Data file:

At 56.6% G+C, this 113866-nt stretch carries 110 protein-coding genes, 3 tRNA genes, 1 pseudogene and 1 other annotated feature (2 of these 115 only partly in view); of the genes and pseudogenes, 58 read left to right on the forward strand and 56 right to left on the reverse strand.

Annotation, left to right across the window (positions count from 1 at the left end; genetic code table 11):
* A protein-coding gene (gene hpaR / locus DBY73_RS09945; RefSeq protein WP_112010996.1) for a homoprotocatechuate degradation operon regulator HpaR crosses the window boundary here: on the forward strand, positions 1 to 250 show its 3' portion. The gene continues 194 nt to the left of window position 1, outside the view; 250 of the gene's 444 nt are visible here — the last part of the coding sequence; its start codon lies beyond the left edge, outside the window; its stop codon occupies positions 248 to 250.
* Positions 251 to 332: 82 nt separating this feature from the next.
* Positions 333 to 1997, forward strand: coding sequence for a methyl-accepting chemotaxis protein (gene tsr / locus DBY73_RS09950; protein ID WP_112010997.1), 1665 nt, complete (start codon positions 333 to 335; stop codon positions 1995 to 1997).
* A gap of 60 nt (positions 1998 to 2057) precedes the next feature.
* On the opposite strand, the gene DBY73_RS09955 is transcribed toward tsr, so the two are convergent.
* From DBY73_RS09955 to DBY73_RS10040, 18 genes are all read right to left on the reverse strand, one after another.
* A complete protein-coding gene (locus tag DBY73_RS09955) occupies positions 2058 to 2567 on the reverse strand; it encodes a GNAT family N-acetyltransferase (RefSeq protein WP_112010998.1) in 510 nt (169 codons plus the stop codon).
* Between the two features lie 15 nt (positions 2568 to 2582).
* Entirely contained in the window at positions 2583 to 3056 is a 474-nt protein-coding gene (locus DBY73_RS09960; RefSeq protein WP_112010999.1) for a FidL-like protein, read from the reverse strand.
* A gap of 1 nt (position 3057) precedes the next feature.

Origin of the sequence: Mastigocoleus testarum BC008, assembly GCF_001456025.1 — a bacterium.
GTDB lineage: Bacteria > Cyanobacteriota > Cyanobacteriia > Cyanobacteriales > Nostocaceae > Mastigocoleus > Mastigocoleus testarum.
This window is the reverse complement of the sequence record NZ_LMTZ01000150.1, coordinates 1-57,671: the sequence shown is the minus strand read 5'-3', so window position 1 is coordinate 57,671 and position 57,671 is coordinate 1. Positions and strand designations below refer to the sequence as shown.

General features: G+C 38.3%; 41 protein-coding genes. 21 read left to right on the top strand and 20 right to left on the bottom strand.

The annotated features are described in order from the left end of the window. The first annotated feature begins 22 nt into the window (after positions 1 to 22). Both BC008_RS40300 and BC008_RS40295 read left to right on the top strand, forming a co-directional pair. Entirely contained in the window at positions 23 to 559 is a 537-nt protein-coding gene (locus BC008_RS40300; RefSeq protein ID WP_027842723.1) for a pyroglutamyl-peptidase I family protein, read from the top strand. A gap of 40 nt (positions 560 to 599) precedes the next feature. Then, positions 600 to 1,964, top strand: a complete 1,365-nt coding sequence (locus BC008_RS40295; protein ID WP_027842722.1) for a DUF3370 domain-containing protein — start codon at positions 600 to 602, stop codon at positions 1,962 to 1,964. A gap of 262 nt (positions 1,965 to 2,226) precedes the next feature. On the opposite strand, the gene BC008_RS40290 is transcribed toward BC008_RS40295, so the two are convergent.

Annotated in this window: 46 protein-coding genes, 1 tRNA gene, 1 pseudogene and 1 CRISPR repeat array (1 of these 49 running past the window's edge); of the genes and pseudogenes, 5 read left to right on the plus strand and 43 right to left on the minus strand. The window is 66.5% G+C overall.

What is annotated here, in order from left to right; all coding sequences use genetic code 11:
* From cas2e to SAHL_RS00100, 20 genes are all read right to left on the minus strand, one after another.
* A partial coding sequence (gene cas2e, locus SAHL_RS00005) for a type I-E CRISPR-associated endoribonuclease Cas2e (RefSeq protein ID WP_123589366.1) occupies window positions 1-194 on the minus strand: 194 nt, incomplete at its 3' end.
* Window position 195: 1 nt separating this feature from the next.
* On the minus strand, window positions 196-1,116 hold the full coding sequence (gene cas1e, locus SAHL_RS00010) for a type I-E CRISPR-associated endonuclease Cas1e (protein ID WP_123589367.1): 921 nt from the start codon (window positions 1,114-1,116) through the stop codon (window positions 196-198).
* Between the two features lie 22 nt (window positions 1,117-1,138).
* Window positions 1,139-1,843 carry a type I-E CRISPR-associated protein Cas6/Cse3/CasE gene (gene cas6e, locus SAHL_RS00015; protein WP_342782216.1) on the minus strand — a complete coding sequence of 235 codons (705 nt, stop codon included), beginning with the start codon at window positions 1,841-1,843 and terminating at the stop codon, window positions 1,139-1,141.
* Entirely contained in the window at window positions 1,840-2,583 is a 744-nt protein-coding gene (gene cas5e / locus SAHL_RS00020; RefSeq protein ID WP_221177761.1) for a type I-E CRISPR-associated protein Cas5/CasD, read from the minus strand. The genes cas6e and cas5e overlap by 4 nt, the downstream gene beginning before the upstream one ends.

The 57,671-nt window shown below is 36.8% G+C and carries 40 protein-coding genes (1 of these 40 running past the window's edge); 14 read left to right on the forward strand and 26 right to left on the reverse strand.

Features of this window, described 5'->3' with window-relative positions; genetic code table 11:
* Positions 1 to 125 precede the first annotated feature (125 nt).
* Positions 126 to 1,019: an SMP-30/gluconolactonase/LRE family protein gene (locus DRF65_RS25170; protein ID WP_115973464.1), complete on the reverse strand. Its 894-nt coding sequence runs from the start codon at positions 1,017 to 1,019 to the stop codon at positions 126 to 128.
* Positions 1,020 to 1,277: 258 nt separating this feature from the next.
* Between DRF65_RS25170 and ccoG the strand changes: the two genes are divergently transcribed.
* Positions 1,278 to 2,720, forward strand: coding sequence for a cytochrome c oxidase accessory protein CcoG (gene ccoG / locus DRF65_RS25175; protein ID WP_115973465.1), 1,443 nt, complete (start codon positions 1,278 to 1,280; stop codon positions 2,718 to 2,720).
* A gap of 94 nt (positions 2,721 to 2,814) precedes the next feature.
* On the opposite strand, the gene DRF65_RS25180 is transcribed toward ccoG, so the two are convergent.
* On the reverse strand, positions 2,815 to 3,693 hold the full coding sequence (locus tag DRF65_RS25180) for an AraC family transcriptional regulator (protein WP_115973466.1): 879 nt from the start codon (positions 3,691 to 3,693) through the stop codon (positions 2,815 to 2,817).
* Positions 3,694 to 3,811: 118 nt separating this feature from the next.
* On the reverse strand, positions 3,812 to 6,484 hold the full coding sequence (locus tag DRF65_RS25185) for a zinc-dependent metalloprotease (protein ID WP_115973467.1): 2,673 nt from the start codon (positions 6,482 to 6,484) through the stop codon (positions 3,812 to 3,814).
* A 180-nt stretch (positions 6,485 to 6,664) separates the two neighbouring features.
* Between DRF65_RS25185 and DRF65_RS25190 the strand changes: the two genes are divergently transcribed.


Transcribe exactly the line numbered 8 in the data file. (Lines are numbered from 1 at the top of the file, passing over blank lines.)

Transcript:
* From DBY73_RS09955 to DBY73_RS10040, 18 genes are all read right to left on the reverse strand, one after another.